• FREE Repair Help:

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    Emergency Heating Repairs

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    10 Really Good Reasons to Repair Stuff

    10 Really Good Reasons to Repair Stuff

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    Really Easy Electrical Tests

    Really Easy Electrical Tests

    The Fix-It Club goal is to make home repairs easier. With simple instructions and an inexpensive electrical tester, you can test a wide variety of electrical and electronic devices in your home. For example, you[More FREE Help...]
    Easy Repairs for Retirees

    Easy Repairs for Retirees

    Once retired, many people find satisfaction in performing basic repairs around the home: electrical repairs, plumbing repairs, heating and cooling repairs, major appliance repairs, small appliance repairs, and more. That's where the Fix-It Club can come[More FREE Help...]
    How To Repair Anything!

    How To Repair Anything!

    The Fix-It Club knows how to repair anything -- and so can you! Besides more than 250 illustrated FREE Fix-It Guides, FixItClub.com offers the Fix-It Process, a simple and logical way to troubleshoot and repair anything.[More FREE Help...]
    Household Glues and Adhesive

    Household Glues and Adhesive

    Things come apart. Fortunately, the Fix-It Club knows how to put them back together with glues and other adhesives. Adhesives secure the surfaces of two materials together. There are many types of glues, most of[More FREE Help...]
  • Does the Warranty Cover Repair?

    Warranty Repairs

    Before disassembling appliances and devices for repair, check to see if the problem is covered by a warranty.

    The Fix-It Club is ready to help you troubleshoot and repair or replace household things that break. Before you disassemble an appliance, electronic device or other gadget, consider whether it's actually the manufacturer's problem or yours. Many consumer items carry a limited warranty that the item will function for at least the specified time after the consumer buys it new. Does a warranty cover repair? Let's find out!

    What is a warranty?

    A warranty is a "guarantee by a seller or manufacturer to a buyer that the goods or services purchased will perform as promised, or a refund will be given, an exchange made, or a repair done at no charge." Warranties usually become effective when the manufacturer receives a warranty application from the buyer (not necessarily at the date of purchase) and are effective for a limited period of time. Warranties usually include limitations that exclude defects not caused by the manufacturer. Warranties are included in the price of the product.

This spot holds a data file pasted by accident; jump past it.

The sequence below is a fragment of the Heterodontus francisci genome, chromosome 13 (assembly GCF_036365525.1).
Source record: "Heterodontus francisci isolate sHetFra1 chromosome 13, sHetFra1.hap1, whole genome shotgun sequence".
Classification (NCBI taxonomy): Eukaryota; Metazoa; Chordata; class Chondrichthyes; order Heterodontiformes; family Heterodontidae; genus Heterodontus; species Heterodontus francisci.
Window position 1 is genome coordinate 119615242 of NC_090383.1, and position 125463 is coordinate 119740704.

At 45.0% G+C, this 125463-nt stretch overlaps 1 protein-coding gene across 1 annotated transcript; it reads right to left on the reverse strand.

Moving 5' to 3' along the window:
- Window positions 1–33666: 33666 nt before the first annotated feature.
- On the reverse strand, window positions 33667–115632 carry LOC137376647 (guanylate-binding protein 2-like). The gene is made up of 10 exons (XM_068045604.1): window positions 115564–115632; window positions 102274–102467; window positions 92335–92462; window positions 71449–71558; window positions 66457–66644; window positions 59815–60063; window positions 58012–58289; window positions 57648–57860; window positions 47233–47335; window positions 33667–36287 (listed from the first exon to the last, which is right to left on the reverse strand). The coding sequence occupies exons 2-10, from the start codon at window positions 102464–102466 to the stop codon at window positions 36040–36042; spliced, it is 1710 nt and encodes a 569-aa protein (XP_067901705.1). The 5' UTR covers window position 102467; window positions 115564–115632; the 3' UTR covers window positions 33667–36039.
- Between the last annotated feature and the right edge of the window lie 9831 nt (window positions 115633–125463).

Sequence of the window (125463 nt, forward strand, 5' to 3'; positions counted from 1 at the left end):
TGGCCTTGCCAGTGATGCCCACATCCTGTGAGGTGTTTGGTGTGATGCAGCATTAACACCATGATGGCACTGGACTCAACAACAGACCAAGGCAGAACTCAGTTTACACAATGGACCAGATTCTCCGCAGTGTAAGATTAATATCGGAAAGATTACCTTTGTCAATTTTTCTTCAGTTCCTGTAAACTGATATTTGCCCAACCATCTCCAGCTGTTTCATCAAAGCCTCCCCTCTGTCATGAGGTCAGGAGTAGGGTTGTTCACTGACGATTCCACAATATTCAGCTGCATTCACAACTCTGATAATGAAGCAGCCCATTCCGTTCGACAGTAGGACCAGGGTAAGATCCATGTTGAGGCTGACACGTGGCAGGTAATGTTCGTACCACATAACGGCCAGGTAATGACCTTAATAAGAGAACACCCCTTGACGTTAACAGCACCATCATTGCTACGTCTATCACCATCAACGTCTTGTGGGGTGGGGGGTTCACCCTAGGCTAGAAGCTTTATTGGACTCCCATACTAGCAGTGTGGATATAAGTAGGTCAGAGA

Almost every purchase you make is covered by an implied warranty. The exceptions are items marked "as is" and sold in a state that allows "as is" sales. Implied warranties include warranty of merchantability meaning the seller promises that the product will do what it is supposed to do. A warranty of fitness applies when the product package or the seller tells you that the product is suitable for the described purpose.

    Extended Warranties

    Extended warranties are really not warranties at all. They are actually service contracts sold at an extra cost that is typically quite profitable for the retailer. That's why so many retailers ask if you'd like to purchase an extended warranty when you buy something. In some cases, the retailer makes more profit on the extended warranty than on the product it sold you.

    What is covered by a warranty? Warranties vary, but typically repair or replacement, though there may be a charge for labor (not parts) or shipping/freight costs. The manufacturer or the seller may be the one required to honor the warranty. The warranty term may be for 30 or 90 days or a year or more.

    Fix-It Tip

    As you shop for appliance and electronic replacements, open up the box and read the warranty card to find out how long the product or specific parts are covered for repairs or replacement. If the box is sealed, ask a clerk to open it and find the warranty information.

    Won't trying to repair something void the warranty? Maybe. Some warranties prohibit repairs not authorized or done by those authorized by the manufacturer. However, most things you buy will either not work as soon as you try to use them (they'll be repaired or replaced under warranty) or the day after the warranty expires (fixing is up to you).

    Product Recalls

    More than 15,000 consumer items, including many things throughout a household, are subject to recalls by the Consumer Product Safety Commission (CPSC). A recall is an announcement from the CPSC that a specific product offers a significant risk to consumers. You should stop using the product and follow instructions in the recall announcement. That may mean calling the manufacturer for a replacement or some other remedy. Each recall announcement is for a specific model of product and the remedy is different for each product recalled. You can find out if products you've purchase have been recalled by contacting the CPSC at 1-800-638-2772 or online at cpsc.gov. You also can report unsafe products that you think should be recalled. The website is also available in languages other than English as well as TTY.

    That's what you need to know about warranty repair.

    --Dan "The Fix-It Man" Ramsey

    Fix-It Club